Where does that leave us? Well, right next to the serial port you’ll find the 16 MB Boyamicro 25Q128 SPI flash chip that holds the firmware. You could pull the chip, read its contents, modify the filesystem, and flash it back. If you plan on doing a lot of firmware fiddling, you could even install a socket for the chip to keep the good times rolling.
Luckily, there’s an easier way in. A peek into an official firmware update file from Creality shows the gadget will look for an
install.sh Bash script on the micro SD card and run it during startup. Any commands we put into this file will be executed as root, which allows us to easily change the password without breaking out the soldering iron:
#!/bin/sh echo 'root:hacked' > /tmp/pass cat /tmp/pass | chpasswd
With this file on the SD card, we’re now able to log into the root account over the serial port and start exploring.
It’s a Router, Jim
When I first heard about this device, I had high hopes that it might actually be running OpenWRT. Unfortunately, what we actually have is a very minimal BusyBox environment that was clearly designed for a wireless router. I know this because it seems all of the router functionality is still intact, it’s just been commented out wherever necessary to keep it from being visible in the web interface or starting automatically.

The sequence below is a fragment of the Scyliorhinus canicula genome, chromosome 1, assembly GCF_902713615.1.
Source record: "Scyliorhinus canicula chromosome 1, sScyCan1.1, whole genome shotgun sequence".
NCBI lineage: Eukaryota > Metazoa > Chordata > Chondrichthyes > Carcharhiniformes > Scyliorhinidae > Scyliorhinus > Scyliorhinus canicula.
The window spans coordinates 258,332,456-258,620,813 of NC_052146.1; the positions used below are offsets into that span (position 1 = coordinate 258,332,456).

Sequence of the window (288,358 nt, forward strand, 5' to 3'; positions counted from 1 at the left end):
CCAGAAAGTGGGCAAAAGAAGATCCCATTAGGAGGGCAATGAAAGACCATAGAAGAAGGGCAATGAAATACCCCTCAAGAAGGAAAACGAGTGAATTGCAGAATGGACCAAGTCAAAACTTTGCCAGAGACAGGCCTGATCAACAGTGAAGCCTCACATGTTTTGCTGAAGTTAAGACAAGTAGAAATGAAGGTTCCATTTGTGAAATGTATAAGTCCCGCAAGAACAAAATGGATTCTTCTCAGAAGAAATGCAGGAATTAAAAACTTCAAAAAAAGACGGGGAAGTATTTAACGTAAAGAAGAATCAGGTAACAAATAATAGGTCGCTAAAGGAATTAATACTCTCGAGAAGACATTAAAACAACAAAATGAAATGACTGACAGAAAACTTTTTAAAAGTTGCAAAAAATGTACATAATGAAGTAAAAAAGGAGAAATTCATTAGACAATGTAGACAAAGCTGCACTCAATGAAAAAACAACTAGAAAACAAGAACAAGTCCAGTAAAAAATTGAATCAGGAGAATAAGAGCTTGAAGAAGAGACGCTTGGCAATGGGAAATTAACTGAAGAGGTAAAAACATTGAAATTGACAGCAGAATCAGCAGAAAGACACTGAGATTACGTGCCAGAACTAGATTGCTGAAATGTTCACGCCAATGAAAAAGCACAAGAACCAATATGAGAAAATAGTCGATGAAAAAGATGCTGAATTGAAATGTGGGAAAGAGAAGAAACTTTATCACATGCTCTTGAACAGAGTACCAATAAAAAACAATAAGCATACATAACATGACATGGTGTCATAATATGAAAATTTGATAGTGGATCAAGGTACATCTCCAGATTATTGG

Similarly there are many programs and scripts on the system that are totally unnecessary for controlling a 3D printer. From emulating an iTunes server and streaming MP3s to negotiating with 3G modems, the Creality Wi-Fi Box has plenty of hidden features that are locked behind an intentionally limited web interface.
In summary, we’ve got a fairly well documented SoC, a functioning serial port, an official firmware update file to study, and an easy way to get root access. There’s even an existing MT7688 subtarget for OpenWRT. All the pieces are here, they just need to be put together.
Luckily, we aren’t the ones that have to do it. A developer by the name of George Brooke, AKA [figgyc], has already done the work for us. Even before I was able to finish writing this post about the hardware, he’d identified and fixed a few issues (such as adding support for that Boyamicro 25Q128 flash chip) that were preventing OpenWRT from booting on this board. Utilizing the stock firmware update mechanism, you can install his fork of the popular embedded Linux distribution on the Creality Wi-Fi Box without making any hardware modifications. He hasn’t figured out how to go back to the stock firmware yet, but frankly, who cares?